SATURDAY SPOTLIGHT: You Can Call Me Al

Each Saturday, Jason spotlights one person, product, service, or work of art he finds particularly amazing; the kinds of things that make you wonder, “Why doesn’t everyone have this?” (Read more atwww. jasonrpeters.com.)

Today’s spotlight falls on one of my favorite songs of all time; it was featured at my wedding, and is guaranteed to force my wife and I to dance in whatever confined space is available to us at the moment; most recently, the front seats of our sedan.

More amazingly, I can’t honestly say that I’ve ever met anyone who doesn’t like “You Can Call Me Al” by Paul Simon.

The song proves Simon’s pure artistry just in the layering of the opening lines:

The brass hook leaping forward promptly at 0:00 prepares you for music that moves. The bass line introduced at ~0:03 immediately delivers on that promise, quickly followed with snazzy percussion. Each layer is catchy on its own; together they synergize deliciously.

Like most memorable songs, you will inevitably find yourself singing along with the instruments as much as the lyrics. The chorus, beginning at 0:44, delivers my favorite musical technique of all: True polyphony, that is, two melodies skillfully woven into each other: The brass and the chorus.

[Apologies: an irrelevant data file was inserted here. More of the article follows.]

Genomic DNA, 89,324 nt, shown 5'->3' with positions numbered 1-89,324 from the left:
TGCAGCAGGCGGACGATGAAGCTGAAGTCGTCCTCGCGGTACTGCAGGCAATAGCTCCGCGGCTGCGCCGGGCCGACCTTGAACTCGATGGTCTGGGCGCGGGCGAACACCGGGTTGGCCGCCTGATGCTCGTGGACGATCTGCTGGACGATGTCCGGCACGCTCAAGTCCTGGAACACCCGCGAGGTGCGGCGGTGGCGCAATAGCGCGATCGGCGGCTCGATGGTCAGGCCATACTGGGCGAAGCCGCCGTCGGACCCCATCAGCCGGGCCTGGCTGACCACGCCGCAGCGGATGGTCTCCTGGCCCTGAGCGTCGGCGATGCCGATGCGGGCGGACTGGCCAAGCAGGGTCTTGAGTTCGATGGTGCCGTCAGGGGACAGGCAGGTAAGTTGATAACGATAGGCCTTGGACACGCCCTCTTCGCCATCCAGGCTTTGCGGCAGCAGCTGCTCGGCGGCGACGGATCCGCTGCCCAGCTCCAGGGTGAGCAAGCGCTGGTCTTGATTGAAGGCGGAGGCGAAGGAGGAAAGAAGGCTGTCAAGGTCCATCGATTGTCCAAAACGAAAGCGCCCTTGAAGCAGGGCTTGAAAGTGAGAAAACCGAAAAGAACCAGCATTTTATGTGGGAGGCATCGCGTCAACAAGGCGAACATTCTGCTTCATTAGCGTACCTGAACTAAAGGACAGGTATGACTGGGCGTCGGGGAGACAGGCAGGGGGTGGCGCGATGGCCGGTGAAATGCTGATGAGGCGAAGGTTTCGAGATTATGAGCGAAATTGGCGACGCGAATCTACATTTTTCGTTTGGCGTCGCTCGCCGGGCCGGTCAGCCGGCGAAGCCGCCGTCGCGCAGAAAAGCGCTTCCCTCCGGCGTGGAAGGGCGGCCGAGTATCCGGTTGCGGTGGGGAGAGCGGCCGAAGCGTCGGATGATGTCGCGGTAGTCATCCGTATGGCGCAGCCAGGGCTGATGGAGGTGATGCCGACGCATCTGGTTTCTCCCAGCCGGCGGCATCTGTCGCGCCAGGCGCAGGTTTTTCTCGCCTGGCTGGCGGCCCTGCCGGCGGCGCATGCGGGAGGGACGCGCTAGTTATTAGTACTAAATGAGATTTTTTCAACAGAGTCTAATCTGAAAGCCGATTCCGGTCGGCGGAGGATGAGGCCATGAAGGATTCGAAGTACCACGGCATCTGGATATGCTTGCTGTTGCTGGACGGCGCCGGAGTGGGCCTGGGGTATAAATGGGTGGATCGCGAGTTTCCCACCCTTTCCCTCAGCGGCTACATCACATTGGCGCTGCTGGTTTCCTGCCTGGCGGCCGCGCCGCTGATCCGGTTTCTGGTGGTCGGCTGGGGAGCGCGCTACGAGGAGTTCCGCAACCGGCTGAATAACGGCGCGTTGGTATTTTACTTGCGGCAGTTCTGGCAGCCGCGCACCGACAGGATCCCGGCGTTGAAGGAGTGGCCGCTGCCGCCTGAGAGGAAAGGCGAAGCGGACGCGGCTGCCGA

Paul Simon’s vocals deliver poetic and imaginative storytelling, part introspection, part humor. His tenor soars among and over the listener like a bird in effortless flight while his words force you to ponder your own mid-life crisis. His background singers offer enveloping harmonies of bass warmth, and serve as musical punctuation.

The verses and chorus would be enough to make this tune one for frequent and happy jamming, but Simon didn’t stop there. This three minute show is nearly stolen by the various instrumental solos peppered throughout the piece like the seasoning of a master chef. The penny whistle at 1:45, the vocal “na na’s” at 3:15, the congo drum riff at 3:29, and the unforgettable base line at 3:44.

A second music video was produced after Paul Simon expressed displeasure with the original; with a concept by Lorne Michaels of Saturday Night Live fame and (more my brand of humor) the Kids in the Hall, Chevy Chase and Paul Simon perform a musical sketch chock full of subtle visual humor.

If this song does not move you sing, dance, hum, or at least tap your foot along, I contend you have a heart of stone.

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